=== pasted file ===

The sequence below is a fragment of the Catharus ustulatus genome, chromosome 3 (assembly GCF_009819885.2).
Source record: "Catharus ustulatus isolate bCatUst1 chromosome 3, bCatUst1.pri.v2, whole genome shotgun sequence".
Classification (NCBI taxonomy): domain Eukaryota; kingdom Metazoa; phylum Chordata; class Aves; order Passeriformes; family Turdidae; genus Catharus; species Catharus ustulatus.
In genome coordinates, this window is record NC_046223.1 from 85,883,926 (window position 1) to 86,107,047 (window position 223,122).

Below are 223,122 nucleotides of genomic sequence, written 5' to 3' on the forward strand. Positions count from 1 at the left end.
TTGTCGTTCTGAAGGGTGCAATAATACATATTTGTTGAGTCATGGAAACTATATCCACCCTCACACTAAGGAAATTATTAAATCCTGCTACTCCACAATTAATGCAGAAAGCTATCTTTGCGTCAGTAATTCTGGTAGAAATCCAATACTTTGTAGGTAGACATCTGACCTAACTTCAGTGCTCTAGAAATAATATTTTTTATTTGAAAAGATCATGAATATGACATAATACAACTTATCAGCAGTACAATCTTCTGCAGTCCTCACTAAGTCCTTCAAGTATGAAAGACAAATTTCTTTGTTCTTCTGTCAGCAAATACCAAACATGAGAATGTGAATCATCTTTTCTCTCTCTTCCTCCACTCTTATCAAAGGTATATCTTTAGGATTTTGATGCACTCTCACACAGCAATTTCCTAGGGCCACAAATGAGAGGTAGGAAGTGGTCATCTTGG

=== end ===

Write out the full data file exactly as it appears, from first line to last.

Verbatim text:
The sequence below is a fragment of the Catharus ustulatus genome, chromosome 3 (assembly GCF_009819885.2).
Source record: "Catharus ustulatus isolate bCatUst1 chromosome 3, bCatUst1.pri.v2, whole genome shotgun sequence".
Classification (NCBI taxonomy): domain Eukaryota; kingdom Metazoa; phylum Chordata; class Aves; order Passeriformes; family Turdidae; genus Catharus; species Catharus ustulatus.
In genome coordinates, this window is record NC_046223.1 from 85,883,926 (window position 1) to 86,107,047 (window position 223,122).

Below are 223,122 nucleotides of genomic sequence, written 5' to 3' on the forward strand. Positions count from 1 at the left end.
TTGTCGTTCTGAAGGGTGCAATAATACATATTTGTTGAGTCATGGAAACTATATCCACCCTCACACTAAGGAAATTATTAAATCCTGCTACTCCACAATTAATGCAGAAAGCTATCTTTGCGTCAGTAATTCTGGTAGAAATCCAATACTTTGTAGGTAGACATCTGACCTAACTTCAGTGCTCTAGAAATAATATTTTTTATTTGAAAAGATCATGAATATGACATAATACAACTTATCAGCAGTACAATCTTCTGCAGTCCTCACTAAGTCCTTCAAGTATGAAAGACAAATTTCTTTGTTCTTCTGTCAGCAAATACCAAACATGAGAATGTGAATCATCTTTTCTCTCTCTTCCTCCACTCTTATCAAAGGTATATCTTTAGGATTTTGATGCACTCTCACACAGCAATTTCCTAGGGCCACAAATGAGAGGTAGGAAGTGGTCATCTTGG